London Underground - Longitudinal Settlement
In February 2011 National Grid embarked on a seven-year project to upgrade London’s electricity grid. This involved construction of a series of tunnels to house 400 kV power cables, boosting capacity and access to renewable energy. Main contractor Costain was responsible for the civil engineering work.
Tunnel routes connected Willesden in the west to Kensal Green and Hackney in the east. A north-south route extended from Kensal Green to Wimbledon. Two tunnel boring machines (TBMs) were used to build the 32 km of tunnels. Costain was also responsible for monitoring assets along the route that may have been affected by the tunnelling.
They used Senceive technology at several sites where there was concern about the risk of settlement affecting critical assets, including British Telecom (BT) communications tunnels, the River Thames embankment wall and London Underground railway tunnels.
Costain engineers worked closely with Senceive experts to devise appropriate and cost-effective solutions.
In Camden, for example, a series of interconnected aluminum beams, each with a high-precision dual axis tilt sensor measured longitudinal settlement along a 100 m section of BT tunnel. With no wires, the installation was quick and easy. The movement sensors were connected via a gateway and BT’s own lines. Stakeholders could see and interact with the feed of monitoring data which was updated four times an hour.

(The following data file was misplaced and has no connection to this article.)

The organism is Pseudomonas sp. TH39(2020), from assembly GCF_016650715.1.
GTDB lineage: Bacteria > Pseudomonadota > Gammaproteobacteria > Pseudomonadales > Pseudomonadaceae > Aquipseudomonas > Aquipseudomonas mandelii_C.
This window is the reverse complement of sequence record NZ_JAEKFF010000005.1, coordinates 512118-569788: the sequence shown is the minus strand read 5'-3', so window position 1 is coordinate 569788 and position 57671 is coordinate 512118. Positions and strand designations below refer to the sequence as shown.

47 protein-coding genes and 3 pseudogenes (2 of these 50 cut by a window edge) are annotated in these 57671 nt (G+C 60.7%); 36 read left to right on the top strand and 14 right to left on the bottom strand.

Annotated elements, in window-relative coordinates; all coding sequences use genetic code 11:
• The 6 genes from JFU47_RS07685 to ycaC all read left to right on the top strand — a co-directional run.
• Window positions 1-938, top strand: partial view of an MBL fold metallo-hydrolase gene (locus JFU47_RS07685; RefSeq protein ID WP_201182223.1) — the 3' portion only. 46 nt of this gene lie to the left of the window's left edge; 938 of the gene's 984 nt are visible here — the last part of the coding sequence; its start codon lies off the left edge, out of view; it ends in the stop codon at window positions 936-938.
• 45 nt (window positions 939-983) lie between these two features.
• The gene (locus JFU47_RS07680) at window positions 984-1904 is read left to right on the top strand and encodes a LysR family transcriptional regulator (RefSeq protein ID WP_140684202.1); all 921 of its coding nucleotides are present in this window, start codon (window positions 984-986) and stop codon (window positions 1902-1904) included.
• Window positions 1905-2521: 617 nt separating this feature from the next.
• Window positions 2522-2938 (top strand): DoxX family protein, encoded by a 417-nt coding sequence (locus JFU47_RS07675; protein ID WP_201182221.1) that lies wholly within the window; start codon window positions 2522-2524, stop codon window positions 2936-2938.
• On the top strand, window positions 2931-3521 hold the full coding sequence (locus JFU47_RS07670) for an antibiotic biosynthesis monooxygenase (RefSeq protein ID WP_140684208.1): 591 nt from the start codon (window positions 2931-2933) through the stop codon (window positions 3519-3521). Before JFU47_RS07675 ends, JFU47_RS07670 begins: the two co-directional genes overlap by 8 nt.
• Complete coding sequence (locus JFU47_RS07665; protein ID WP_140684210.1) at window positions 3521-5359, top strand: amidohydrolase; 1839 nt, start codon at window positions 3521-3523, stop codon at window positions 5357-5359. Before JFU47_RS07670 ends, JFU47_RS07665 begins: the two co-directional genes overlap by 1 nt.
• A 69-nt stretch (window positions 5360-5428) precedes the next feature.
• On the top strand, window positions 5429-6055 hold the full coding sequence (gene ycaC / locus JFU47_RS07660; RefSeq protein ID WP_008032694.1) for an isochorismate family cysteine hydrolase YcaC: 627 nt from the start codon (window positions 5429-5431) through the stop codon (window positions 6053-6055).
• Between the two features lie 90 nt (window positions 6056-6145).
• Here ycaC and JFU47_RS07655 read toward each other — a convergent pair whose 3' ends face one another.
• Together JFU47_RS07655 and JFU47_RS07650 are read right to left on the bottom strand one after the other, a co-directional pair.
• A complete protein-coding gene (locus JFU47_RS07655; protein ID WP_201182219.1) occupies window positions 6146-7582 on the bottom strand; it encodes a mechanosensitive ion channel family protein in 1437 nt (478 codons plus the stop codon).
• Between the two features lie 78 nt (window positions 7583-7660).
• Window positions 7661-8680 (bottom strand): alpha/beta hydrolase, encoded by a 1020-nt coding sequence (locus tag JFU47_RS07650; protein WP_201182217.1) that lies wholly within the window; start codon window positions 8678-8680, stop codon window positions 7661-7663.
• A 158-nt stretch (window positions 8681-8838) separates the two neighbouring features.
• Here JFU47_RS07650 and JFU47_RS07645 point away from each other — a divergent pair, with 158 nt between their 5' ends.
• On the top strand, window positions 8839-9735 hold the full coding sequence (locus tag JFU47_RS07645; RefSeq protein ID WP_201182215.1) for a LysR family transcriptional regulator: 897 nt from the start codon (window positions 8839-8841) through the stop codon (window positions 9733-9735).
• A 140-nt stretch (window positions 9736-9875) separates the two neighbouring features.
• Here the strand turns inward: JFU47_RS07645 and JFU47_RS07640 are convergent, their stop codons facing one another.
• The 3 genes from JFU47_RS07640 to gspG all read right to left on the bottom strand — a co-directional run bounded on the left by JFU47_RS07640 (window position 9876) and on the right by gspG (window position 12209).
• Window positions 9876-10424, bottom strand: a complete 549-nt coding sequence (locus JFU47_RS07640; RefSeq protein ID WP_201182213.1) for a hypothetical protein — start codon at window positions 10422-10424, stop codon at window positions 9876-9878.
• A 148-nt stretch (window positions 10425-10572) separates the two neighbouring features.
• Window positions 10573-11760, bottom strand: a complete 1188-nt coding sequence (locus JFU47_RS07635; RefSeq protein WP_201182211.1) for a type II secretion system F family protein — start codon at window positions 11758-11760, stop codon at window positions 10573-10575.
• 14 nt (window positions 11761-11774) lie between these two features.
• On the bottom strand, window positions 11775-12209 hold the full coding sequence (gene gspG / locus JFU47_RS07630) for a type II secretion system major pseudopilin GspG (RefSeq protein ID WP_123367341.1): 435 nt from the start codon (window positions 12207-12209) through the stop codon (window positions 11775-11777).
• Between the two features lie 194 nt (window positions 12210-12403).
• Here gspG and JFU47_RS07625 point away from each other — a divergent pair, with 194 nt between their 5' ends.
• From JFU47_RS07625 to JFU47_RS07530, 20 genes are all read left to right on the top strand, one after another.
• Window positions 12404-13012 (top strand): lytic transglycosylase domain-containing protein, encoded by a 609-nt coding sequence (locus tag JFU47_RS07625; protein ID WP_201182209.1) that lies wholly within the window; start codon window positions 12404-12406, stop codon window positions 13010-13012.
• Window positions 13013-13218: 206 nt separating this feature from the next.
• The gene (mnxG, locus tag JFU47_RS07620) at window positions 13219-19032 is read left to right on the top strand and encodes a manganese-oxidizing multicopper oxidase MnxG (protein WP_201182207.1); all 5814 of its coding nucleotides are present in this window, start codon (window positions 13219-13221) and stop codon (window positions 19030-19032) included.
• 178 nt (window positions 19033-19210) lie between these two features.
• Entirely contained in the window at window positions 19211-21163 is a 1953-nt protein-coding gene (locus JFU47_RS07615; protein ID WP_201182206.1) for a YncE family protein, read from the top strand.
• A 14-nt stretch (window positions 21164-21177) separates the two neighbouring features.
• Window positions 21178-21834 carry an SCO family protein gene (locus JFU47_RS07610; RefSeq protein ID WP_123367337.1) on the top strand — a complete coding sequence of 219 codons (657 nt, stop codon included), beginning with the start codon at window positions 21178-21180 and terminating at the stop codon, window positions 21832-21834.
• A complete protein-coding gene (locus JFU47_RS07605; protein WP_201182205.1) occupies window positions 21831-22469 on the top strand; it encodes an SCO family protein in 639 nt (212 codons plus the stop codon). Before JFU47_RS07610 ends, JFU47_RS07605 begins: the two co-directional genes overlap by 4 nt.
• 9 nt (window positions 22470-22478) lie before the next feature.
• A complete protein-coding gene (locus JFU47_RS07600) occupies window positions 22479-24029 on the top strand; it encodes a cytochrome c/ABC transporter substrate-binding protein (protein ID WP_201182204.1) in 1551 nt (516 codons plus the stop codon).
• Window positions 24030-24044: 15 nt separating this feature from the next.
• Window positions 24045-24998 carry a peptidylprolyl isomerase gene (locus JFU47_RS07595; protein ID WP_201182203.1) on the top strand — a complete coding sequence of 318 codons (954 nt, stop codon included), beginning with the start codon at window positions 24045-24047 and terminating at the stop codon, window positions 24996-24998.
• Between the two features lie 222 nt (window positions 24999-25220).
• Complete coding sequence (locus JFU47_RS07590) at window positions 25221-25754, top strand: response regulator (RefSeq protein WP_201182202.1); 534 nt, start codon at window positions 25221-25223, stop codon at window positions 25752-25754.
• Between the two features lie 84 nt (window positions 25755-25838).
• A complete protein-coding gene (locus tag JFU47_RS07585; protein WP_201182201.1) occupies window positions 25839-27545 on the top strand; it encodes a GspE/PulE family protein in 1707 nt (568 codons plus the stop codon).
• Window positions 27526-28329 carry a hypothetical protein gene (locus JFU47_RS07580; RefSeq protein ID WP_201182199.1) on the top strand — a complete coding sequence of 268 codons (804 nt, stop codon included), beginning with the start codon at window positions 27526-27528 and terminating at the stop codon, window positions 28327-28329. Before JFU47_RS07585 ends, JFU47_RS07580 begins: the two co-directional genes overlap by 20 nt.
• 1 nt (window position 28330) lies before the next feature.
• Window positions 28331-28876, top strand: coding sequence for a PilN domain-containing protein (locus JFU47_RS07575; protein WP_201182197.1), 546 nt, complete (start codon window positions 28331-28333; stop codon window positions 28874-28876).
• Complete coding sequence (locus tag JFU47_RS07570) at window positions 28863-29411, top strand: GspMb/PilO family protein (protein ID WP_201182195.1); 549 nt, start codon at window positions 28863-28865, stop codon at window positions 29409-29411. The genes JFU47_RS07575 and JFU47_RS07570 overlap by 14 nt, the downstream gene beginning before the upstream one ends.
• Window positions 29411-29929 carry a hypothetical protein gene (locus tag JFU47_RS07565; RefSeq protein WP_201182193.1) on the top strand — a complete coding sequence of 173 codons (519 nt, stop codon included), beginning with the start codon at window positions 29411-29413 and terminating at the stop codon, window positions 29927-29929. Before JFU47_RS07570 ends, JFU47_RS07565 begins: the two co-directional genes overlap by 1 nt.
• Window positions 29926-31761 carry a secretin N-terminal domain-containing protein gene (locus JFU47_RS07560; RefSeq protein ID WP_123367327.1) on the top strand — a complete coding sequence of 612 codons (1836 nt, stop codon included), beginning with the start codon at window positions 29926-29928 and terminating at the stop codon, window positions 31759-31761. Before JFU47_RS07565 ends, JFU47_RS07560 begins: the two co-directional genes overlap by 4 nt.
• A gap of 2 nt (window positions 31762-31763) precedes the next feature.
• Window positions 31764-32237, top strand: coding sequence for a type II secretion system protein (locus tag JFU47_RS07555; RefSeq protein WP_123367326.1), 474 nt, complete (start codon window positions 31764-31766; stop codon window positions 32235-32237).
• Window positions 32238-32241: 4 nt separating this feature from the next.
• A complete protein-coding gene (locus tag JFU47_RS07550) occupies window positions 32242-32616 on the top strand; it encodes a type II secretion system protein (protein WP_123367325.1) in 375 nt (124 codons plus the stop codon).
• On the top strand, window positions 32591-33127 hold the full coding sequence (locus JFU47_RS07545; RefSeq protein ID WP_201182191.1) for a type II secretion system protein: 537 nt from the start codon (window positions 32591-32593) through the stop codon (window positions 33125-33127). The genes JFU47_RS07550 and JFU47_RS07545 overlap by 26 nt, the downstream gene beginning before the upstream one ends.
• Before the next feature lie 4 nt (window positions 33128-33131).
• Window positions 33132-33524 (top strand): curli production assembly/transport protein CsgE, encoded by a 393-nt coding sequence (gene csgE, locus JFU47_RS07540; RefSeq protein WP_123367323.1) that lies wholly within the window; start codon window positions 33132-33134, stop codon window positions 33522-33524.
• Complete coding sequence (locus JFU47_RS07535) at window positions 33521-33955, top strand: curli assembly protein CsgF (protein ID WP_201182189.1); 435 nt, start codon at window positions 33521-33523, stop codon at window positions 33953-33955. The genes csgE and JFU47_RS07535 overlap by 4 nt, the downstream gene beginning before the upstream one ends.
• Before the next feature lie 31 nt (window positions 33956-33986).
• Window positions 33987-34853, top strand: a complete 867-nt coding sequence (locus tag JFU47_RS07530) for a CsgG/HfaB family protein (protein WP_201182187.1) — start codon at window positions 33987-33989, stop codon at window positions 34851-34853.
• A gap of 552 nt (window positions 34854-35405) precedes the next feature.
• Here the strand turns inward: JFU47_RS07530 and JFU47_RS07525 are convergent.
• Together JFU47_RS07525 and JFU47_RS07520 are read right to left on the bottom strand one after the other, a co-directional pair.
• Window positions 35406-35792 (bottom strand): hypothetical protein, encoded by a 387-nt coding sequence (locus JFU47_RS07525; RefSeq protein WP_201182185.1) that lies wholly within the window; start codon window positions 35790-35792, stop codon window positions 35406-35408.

At the Thames embankment site, tilt nodes were installed on beams on the river side of the wall. Data was relayed wirelessly to the WebMonitor cloud server via solar-powered GPRS gateway.
Each of these projects lasted several months and was effective in reassuring owners of third-party assets that movement levels were generally well within acceptable tolerances. As a result, a number of other sites affected by the London Power Tunnels project chose to use Senceive technology to safeguard at-risk infrastructure .
- Complex tunnelling operations took place in close proximity to other critical infrastructure.
- Wireless monitoring solutions were quick to deploy and were adapted to work in varying conditions above and below ground.
- Monitoring data reassured asset owners and allowed tunnelling to go ahead with confidence.